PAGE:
- Research article
- Open Access
Association of TNF-alpha, IL-6 and IL-1beta gene polymorphisms with polycystic ovary syndrome: a meta-analysis
BMC Genetics volume 16, Article number: 5 (2015)
Several studies on the association of TNF-alpha (−308 G/A), IL-6 (−174 G/C) and IL-1beta (−511 C/T) polymorphisms with polycystic ovary syndrome (PCOS) risk have reported conflicting results. The aim of the present study was to assess these associations by meta-analysis.
A total of 14 eligible articles (1665 cases/1687 controls) were included in this meta-analysis. The results suggested that there was no obvious association between the TNF-alpha (−308 G/A) polymorphism and PCOS in the overall population or subgroup analysis by ethnicity, Hardy–Weinberg equilibrium (HWE) in controls, genotyping method, PCOS diagnosis criteria, and study sample size. Also, no obvious association was found between the TNF-alpha (−308 G/A) polymorphism and obesity in patients with PCOS (body mass index [BMI] ≥ 25 kg/m2 vs. BMI < 25 kg/m2). Regarding the IL-6 (−174 G/C) polymorphism, also no association was found in the overall population in heterozygote comparison, dominant model, and recessive model. Even though an allelic model (odds ratio [OR] = 0.63, 95% confidence interval [CI] = 0.41–0.96) and a homozygote comparison (OR = 0.52, 95% CI = 0.30–0.93) showed that the IL-6 (−174 G/C) polymorphism was marginally associated with PCOS. Further subgroup analysis suggested that the effect size was not significant among HWE in controls (sample size ≤ 200) and genotyping method of pyrosequencing under all genetic models. Similarly, there was no association between the IL-1beta (−511 C/T) polymorphism and PCOS in the overall population or subgroup analysis under all genetic models. Furthermore, no significant association was found between the IL-1beta (−511 C/T) polymorphism and several clinical and biochemical parameters in patients with PCOS.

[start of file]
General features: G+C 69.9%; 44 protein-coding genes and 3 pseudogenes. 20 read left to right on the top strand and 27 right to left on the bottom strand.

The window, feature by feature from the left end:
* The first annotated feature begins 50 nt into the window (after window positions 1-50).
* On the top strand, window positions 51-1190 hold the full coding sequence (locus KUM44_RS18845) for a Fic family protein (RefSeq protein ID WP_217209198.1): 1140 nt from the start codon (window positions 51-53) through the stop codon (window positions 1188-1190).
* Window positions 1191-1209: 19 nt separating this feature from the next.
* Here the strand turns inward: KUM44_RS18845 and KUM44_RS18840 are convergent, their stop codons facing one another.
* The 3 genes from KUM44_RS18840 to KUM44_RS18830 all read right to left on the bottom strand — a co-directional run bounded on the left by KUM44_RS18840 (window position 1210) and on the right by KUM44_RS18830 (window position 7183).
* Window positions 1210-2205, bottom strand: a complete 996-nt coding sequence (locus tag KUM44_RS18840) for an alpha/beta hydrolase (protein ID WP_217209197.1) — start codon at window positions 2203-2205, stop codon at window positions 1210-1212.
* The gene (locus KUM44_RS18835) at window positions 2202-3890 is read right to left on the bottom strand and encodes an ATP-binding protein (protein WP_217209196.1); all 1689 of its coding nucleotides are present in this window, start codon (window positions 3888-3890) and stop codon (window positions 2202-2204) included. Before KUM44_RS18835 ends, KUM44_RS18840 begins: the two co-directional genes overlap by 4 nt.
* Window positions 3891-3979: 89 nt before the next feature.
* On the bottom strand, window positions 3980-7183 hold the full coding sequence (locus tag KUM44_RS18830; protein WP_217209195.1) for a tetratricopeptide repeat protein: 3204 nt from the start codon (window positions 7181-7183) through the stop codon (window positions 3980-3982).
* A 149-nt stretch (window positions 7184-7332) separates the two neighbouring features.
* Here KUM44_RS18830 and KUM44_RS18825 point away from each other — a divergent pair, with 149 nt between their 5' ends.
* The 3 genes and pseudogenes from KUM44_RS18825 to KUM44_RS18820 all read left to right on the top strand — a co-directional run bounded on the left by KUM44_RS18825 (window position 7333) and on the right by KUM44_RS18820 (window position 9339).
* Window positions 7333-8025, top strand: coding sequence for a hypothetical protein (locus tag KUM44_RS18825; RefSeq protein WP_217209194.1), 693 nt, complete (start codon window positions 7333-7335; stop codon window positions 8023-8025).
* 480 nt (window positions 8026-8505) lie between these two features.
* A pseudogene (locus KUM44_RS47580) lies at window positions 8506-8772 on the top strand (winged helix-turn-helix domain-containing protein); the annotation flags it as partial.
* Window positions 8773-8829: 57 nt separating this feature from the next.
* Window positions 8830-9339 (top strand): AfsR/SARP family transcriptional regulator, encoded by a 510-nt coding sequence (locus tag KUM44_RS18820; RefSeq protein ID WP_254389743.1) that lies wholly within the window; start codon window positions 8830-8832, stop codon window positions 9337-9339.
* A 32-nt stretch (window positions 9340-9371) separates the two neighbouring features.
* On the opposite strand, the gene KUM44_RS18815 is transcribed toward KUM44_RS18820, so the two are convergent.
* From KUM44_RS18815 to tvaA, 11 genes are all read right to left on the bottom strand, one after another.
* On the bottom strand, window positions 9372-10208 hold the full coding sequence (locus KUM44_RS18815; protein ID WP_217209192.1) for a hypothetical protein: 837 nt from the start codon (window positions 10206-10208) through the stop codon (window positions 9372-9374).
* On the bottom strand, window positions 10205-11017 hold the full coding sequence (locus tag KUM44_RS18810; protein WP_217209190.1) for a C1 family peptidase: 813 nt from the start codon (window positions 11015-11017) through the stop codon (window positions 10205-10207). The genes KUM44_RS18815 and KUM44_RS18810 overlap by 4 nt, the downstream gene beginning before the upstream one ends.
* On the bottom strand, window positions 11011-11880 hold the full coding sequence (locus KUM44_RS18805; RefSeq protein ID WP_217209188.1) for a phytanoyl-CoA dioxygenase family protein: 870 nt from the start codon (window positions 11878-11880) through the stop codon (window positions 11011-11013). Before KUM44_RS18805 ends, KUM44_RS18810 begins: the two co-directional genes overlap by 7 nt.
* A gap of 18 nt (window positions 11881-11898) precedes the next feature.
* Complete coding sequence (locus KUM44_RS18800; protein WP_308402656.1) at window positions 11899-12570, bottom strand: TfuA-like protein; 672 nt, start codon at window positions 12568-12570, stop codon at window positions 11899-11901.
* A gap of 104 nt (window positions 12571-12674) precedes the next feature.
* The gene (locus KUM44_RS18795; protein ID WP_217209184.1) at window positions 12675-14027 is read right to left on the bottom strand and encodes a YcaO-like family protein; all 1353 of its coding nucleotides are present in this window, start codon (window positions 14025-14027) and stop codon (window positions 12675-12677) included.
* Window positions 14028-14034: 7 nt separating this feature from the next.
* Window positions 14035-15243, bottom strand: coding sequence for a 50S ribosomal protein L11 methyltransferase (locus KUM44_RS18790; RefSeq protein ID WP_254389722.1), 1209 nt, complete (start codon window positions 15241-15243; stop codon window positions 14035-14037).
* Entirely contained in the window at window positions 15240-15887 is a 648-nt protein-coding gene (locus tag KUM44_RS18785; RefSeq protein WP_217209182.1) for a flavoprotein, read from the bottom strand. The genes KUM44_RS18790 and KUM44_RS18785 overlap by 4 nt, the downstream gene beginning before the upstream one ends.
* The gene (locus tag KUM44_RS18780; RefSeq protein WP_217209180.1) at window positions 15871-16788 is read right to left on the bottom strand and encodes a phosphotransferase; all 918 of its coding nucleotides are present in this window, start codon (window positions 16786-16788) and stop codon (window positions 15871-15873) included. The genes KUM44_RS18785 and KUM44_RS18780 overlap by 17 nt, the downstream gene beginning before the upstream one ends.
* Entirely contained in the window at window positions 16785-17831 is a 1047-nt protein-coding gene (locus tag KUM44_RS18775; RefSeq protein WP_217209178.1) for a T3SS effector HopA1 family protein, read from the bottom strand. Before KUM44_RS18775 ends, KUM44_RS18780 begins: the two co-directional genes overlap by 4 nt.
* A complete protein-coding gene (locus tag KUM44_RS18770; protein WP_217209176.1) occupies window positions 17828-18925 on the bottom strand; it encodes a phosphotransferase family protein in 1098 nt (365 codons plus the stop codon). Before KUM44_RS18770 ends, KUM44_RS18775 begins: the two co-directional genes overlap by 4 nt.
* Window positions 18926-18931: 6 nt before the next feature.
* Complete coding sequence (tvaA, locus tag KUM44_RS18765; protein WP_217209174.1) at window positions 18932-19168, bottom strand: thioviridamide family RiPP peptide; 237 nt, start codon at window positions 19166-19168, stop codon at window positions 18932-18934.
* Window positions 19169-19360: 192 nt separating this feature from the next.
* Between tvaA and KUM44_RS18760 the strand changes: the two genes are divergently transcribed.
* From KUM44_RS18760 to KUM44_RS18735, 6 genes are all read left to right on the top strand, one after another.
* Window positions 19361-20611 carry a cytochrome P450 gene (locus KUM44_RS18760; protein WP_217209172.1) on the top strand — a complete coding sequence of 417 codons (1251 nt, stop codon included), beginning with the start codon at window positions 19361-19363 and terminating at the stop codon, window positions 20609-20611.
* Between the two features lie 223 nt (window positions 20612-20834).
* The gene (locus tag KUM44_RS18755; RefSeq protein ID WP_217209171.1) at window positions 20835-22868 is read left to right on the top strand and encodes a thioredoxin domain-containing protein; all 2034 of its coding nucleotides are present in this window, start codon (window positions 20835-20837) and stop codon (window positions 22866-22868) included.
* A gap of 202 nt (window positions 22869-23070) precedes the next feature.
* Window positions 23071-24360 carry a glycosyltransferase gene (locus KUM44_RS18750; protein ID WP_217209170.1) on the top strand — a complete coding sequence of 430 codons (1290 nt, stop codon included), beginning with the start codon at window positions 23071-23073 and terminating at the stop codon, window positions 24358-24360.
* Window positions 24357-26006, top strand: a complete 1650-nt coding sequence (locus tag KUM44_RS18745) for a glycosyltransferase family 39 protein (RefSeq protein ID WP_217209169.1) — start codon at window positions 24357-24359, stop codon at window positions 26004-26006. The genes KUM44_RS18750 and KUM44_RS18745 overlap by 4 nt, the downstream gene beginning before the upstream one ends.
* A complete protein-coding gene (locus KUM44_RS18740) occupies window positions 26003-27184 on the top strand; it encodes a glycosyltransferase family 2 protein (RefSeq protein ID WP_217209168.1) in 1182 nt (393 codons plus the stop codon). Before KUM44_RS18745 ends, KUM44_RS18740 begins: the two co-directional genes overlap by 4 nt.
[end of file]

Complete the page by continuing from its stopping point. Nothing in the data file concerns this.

The results of this meta-analysis suggest that the TNF-alpha (−308 G/A), IL-6 (−174 G/C), and IL-1beta (−511 C/T) polymorphisms may not be associated with PCOS risk. However, further case–control studies with larger sample sizes are needed to confirm our results.
Polycystic ovary syndrome (PCOS) is a common and complex endocrine disorder leading to reproductive dysfunction in females, with a prevalence of 5%–10% . Hyperandrogenism, oligo/anovulation, polycystic ovaries, hyperinsulinemia, and obesity are main manifestations of PCOS with a subsequent increased risk for type 2 diabetes . Although the etiology of PCOS remains controversial, interactions of hereditary and environmental factors are reportedly associated with PCOS .
Recent studies have shown that chronic low grade inflammation is closely related to the incidence of PCOS . Pro-inflammatory cytokines, such as tumor necrosis factor alpha (TNF-alpha), interleukin (IL)-6, and IL-1, are prominent mediators of inflammation and have been confirmed to be elevated in at least a subgroup of women with PCOS [5-7]. The corpus luteum secretes TNF-alpha and the levels of immunoreactive TNF-alpha vary throughout the menstrual cycle . TNF-alpha, IL-6, and IL-1 are presumed to play pivotal roles in reproductive physiology, including regulation of ovarian steroid production, follicular maturation, and the processes of ovulation, fertilization, and implantation– parameters all affected in women with PCOS [9,10].
The TNF-alpha gene resides within the class III region of the major histocompatibility complex and is located on the short arm of chromosome 6 (6p21.3). A single nucleotide polymorphism (SNP) located at position −308 in the promoter region of the TNF-alpha gene gives rise to a G-A exchange, which has been associated with elevated serum TNF-alpha concentrations in certain clinical states [5,11]. The human IL-6 gene is located at chromosome 7p21-24 and has an upstream 303 bp promoter. A SNP, which results in exchange of G-C at position −174 in the promoter region of the IL-6 gene, has been found to influence its transcription rate . The IL-1 gene cluster on chromosome 2q12-13 contains three related genes, IL-1alpha, IL-1beta, and IL-1RN. A common C/T SNP of the IL-1beta promoter at position −511 has been found to correspond with altered IL-1beta protein expression both in vitro and in vivo .
Recently, a number of research groups have evaluated the usefulness of the TNF-alpha (−308 G/A), IL-6 (−174 G/C), and IL-1beta (−511 C/T) polymorphisms as potential susceptibility factors for PCOS. However, the results of published studies are inconclusive and even controversial [7,14-26], which could be due to differences in the studied populations and limited sample sizes. Therefore, in this study, a meta-analysis of 14 eligible articles was performed to clarify these inconsistences and provide more conclusive results.
Publication search and inclusion criteria